Better retirement outcomes with tax deductable advice

Allowing Australians to claim a tax deduction on financial advice will ensure better retirement outcomes and keep advice accessible and affordable, according to the Institute of Public Accountants (IPA).

The Institute believes there is a strong case to support the tax deductibility for the costs associated with financial planning advice.

"We understand the tight fiscal environment so a capped limit on deductions would be a positive step forward for more Australians to access financial advice," said IPA chief executive officer, Andrew Conway.

Currently, a fee for service arrangement for the preparation of an initial financial plan is not tax deductible as it is not considered to be an expense incurred in producing assessable income. Recent changes to acceptable remuneration arrangements for the financial advice sector as part of the FOFA reforms will see advisers move from a commission based to a fee for service remuneration regime.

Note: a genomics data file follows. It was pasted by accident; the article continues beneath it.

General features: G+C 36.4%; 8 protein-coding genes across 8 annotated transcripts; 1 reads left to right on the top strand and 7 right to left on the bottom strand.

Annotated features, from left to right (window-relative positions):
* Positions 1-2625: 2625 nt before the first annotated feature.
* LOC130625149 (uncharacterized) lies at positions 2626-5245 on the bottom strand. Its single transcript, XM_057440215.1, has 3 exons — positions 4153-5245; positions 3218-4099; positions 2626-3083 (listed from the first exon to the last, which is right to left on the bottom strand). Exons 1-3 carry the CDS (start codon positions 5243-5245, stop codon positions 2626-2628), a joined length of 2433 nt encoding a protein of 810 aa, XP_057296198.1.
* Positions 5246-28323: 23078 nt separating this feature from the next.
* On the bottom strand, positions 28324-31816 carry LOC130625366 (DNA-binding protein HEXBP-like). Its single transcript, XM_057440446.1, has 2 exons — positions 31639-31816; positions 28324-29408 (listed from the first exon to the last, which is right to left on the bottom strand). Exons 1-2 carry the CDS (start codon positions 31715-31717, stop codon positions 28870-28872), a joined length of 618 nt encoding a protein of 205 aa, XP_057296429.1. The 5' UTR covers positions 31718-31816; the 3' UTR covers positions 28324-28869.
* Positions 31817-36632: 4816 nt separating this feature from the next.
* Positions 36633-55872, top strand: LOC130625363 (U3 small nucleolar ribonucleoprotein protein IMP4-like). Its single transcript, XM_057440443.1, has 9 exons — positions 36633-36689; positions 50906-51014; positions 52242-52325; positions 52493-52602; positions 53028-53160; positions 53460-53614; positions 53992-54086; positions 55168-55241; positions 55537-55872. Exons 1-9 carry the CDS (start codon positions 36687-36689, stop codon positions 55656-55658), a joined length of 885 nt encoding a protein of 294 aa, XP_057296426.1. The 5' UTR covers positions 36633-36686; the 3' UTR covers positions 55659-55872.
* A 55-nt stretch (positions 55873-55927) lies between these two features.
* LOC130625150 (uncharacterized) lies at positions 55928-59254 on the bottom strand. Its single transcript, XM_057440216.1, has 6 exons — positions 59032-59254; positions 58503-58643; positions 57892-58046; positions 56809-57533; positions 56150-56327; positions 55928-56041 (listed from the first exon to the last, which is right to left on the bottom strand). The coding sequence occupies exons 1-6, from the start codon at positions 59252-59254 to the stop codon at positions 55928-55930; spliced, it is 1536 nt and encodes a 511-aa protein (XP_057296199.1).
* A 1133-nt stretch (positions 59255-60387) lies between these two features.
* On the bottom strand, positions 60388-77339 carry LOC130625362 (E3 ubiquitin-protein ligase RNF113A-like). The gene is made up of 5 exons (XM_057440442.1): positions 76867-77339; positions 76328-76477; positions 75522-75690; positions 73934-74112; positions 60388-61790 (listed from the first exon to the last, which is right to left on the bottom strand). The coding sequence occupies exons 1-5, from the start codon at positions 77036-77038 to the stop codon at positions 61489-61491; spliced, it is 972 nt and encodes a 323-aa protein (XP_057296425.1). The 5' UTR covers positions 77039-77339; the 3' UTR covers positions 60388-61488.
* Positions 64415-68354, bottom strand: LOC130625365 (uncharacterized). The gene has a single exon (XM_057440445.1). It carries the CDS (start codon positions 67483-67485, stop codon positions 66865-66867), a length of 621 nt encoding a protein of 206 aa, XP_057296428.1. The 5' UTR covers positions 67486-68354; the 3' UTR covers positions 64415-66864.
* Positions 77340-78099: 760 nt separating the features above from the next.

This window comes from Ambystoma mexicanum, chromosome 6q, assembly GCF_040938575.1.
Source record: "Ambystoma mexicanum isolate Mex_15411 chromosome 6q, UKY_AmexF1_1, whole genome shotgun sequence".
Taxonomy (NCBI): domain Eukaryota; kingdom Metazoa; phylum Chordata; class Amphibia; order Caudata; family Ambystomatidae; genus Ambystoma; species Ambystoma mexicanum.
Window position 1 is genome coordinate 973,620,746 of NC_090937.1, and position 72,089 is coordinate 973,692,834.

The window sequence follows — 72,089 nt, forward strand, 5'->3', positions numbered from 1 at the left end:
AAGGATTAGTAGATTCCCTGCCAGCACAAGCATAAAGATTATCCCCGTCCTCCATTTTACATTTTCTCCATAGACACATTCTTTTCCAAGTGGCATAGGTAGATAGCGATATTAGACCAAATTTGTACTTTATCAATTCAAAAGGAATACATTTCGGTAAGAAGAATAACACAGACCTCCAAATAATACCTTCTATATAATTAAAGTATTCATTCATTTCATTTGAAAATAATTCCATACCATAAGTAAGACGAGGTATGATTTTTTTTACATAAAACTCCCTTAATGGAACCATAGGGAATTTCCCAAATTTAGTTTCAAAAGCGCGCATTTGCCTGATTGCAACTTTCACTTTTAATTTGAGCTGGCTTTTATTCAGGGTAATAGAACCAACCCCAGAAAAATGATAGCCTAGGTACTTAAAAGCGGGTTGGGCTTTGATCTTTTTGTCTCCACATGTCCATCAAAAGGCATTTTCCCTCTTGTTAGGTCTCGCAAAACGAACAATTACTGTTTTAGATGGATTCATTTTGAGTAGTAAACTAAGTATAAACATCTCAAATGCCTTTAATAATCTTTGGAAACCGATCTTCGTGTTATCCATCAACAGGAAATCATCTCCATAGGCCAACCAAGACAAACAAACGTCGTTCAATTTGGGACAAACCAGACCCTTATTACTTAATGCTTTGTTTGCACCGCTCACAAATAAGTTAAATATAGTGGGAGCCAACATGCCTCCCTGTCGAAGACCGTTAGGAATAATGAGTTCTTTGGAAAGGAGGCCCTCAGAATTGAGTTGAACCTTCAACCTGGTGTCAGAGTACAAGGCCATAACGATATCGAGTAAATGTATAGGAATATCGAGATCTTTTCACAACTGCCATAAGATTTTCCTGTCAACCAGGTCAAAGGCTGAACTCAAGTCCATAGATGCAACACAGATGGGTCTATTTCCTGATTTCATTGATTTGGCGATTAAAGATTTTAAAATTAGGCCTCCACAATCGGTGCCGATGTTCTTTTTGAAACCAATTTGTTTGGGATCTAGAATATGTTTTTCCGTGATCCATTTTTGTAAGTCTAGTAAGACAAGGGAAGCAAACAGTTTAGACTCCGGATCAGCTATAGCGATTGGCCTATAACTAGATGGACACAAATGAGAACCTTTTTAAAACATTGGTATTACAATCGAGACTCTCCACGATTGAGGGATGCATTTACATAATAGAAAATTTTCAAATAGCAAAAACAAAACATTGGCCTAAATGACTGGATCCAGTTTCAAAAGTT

When advisors were paid via commissions these costs were deductible as they were paid by the product provider. Under the new remuneration model, end users must pay advisors directly so the government will be better off financially under the new arrangements if it continues to disallow certain costs associated with the provision of financial advice.

Hence, the cost to Government will not be significant (if at all) as these costs where previously fully deductible as commissions when paid to the financial planner.

"The tax deductibility of financial advice would considerably increase financial literacy, boost affordability and accessibility and reduce demands on public funding. It would encourage a larger numbers of Australians to seek financial advice.

"The costs of a capped tax deductibility limit for financial planning advice will be significantly outweighed by the longer term benefits of assistance provided to tax payers as they plan for independent retirement.

"IPA members are well positioned to assist Australians to organise their finances and plan for retirement by providing independent and non-product specific advice. Already more than 70 per cent of Australians seek the services of a tax agent," said Mr Conway.

The IPA has made this recommendation in its pre-Budget submission 2014-15.